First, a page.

- If you committed a drug-related crime. People who have been convicted of a drug-related crime or who admit that they have committed a drug-related crime are not eligible for legal residence.
- If you do not attend deportation proceedings.
- If you ever said you are a U.S. citizen when you were not a U.S. citizen.
- If you gave false information to obtain an immigration benefit.
- If you helped any other person, including your spouse or child, enter the U.S. illegally There also are some very important grounds for denying your application if you are in the U.S. illegally.
Am I disqualified from becoming a legal resident if I have been in the U.S. illegally?
In some cases you might be. Whether you are disqualified depends on how long you have been in the U.S. illegally and whether you leave the country.
If you have been in the U.S. illegally for more than 180 days, but for less than a year, and then leave the U.S., you will be ineligible to get legal residence until you have spent three years outside the U.S.
If you have been in the U.S. illegally for a year or more and then leave the U.S., you will be ineligible to get legal residence until you have spent ten years outside the U.S.
You can apply for a waiver of these bars if you have a spouse or parent who is a U.S. citizen or legal permanent resident and the denial of the waiver would result in extreme hardship for your spouse or parent.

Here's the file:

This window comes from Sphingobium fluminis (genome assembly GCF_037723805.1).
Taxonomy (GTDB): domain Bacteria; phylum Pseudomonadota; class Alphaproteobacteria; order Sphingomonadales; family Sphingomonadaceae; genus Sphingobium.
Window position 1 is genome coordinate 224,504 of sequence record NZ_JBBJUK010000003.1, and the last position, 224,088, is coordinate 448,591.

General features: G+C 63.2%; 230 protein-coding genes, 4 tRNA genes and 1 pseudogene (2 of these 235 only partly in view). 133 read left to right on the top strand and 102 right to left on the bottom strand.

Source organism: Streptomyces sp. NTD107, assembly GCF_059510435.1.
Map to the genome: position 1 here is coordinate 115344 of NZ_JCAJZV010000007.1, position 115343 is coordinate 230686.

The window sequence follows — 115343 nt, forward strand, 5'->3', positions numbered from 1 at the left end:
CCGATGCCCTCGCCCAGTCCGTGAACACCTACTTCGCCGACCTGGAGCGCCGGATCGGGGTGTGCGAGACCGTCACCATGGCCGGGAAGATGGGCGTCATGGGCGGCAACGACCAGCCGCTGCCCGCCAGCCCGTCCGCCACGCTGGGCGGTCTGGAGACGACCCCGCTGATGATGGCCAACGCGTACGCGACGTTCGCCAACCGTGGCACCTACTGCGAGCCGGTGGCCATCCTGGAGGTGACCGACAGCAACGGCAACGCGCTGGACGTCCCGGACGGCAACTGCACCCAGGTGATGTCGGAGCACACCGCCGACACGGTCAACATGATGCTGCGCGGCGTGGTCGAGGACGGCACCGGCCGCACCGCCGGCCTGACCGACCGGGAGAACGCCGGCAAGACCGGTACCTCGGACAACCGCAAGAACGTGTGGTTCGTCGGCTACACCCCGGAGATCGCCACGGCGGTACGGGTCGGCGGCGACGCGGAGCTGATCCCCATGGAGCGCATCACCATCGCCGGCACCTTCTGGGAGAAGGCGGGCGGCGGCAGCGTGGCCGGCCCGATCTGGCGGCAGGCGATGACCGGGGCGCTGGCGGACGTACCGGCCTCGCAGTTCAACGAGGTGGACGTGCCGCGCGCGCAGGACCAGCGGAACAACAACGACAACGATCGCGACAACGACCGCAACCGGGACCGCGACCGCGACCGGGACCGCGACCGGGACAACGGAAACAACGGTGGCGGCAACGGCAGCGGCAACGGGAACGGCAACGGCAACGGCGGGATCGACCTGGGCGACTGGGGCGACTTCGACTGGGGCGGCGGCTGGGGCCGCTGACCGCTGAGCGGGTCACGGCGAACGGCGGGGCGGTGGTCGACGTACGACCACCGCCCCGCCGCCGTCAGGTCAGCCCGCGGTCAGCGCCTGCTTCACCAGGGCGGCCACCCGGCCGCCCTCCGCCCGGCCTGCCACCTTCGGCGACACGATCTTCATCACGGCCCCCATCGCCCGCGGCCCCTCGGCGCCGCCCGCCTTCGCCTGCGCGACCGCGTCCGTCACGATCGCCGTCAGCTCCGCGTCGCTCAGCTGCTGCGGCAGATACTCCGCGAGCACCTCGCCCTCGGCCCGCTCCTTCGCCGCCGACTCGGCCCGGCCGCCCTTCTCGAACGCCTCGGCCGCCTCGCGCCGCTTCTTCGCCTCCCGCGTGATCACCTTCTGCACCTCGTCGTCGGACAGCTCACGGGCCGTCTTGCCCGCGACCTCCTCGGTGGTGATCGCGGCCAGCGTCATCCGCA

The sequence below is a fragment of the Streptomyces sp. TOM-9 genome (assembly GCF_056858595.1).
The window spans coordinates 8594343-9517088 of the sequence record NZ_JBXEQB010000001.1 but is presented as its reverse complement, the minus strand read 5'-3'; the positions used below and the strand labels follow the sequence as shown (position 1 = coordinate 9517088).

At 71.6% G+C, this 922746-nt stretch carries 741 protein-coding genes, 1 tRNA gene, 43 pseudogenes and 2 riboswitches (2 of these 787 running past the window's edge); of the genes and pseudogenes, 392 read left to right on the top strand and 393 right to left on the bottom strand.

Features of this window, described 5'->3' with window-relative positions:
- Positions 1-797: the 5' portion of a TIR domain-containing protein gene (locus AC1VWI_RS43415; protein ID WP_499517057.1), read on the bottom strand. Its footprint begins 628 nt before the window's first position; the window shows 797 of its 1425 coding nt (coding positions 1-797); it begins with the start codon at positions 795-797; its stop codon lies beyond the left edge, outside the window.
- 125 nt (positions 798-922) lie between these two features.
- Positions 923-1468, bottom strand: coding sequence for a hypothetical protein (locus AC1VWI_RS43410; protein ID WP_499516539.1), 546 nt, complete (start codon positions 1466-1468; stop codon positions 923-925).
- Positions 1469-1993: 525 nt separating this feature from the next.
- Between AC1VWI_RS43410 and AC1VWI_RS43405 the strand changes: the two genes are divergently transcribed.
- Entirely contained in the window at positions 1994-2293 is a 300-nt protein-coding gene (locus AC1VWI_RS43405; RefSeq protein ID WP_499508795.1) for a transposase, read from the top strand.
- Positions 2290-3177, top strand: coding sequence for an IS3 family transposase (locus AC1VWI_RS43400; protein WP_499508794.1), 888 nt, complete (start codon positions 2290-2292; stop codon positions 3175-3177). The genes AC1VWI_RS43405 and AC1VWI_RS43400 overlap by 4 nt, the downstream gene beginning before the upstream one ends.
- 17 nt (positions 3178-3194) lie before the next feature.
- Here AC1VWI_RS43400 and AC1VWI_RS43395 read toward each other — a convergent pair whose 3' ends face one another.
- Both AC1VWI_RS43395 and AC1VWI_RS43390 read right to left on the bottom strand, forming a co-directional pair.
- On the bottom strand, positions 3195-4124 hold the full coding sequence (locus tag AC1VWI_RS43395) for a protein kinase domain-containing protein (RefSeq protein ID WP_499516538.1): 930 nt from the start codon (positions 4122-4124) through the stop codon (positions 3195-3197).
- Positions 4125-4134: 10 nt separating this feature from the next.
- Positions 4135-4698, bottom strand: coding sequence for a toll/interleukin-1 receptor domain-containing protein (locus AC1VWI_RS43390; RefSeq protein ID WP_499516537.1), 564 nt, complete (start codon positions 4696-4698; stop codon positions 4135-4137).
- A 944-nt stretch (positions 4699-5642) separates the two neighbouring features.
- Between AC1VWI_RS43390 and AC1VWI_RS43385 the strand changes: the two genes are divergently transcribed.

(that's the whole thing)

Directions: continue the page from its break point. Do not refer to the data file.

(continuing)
If you have been in the U.S. illegally for more than a year, and then leave the U.S., and later re-enter illegally, you will be prohibited from returning for the rest of you life.
These bars will apply even if you are married to a U.S. citizen or legal permanent resident of the U.S. These bars are also very important because sometimes the only way someone can become a legal resident is by leaving the U.S. and going to the U.S. consulate in his or her country. In these situations, if the applicant has been illegally present in the U.S. for more than 180 days, he or she will be disqualified upon leaving the U.S., even though the only reason for the departure was to apply for permanent residence.Therefore , if you illegally entered the U.S. or if you overstayed a visa, do not leave the country without first consulting with an immigration attorney.
Are there any other groups of people who are barred from becoming legal residents?
Yes. Those who have not been vaccinated against certain illnesses are prohibited from becoming legal residents.
Drug addict and abusers are prohibited from entering. You do not have to be convicted of a crime to be considered a drug addict or abuser.
If the government believes it's likely that you will become a public charge (that you will need public benefits to survive), you will be prohibited from becoming a legal resident. When deciding whether you are likely to become a public charge, the INS will look at your age, health, family status, income, resources, education, and other skills. In addition, if you immigrate through a relative, the person who petitions for you must sign a written agreement promising to support you. If the sponsor does not have enough income to support you, the sponsor must find another person to sign the affidavit with the sponsor. If no one signs an affidavit for you, you will not be allowed to immigrate.
Last Revised 11/2002
LSC Code: 1810503